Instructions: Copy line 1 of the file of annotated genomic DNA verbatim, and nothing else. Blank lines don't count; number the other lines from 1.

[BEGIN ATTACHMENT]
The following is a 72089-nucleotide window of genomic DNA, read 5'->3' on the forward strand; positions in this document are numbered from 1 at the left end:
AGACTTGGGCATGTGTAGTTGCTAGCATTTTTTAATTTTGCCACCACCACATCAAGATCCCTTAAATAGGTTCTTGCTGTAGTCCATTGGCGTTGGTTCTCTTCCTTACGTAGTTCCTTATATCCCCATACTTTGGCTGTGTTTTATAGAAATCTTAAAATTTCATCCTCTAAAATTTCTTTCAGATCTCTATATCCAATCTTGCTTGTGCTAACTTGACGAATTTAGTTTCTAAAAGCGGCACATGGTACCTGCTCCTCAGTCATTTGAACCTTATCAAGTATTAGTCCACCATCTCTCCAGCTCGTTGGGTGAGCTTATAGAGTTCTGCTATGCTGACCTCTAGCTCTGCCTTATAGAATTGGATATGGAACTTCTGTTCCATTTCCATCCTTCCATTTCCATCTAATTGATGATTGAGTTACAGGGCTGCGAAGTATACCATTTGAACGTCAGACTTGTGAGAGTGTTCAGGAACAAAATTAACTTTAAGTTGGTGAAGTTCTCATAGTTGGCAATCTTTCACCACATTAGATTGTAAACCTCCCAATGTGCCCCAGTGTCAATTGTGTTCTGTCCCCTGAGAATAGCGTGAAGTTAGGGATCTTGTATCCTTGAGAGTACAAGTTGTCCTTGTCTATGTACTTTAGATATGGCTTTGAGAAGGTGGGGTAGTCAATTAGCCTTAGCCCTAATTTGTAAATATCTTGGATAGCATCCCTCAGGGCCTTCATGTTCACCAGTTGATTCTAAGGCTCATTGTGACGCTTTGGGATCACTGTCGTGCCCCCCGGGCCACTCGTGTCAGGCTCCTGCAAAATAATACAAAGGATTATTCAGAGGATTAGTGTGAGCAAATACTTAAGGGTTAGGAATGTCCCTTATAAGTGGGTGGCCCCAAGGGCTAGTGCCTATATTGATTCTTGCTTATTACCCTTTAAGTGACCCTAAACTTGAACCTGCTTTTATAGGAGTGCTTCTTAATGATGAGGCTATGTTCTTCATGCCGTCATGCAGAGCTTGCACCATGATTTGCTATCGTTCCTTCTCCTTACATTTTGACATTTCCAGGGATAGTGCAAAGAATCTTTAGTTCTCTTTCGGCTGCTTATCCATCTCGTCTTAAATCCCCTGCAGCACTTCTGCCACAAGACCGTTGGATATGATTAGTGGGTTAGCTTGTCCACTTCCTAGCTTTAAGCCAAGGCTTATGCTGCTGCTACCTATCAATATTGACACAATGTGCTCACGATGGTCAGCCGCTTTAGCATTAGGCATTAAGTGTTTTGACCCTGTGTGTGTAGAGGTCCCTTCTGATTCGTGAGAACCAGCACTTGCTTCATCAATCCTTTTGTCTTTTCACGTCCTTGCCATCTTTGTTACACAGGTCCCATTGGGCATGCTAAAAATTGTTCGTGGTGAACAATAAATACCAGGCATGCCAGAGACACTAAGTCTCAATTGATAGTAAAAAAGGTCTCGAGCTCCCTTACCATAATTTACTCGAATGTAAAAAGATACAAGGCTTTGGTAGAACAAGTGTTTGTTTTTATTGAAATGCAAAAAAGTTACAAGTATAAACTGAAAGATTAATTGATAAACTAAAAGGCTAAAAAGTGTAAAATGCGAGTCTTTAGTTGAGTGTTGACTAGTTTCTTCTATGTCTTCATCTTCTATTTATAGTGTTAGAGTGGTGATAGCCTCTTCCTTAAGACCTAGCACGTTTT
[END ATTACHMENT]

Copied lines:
The following is a 72089-nucleotide window of genomic DNA, read 5'->3' on the forward strand; positions in this document are numbered from 1 at the left end: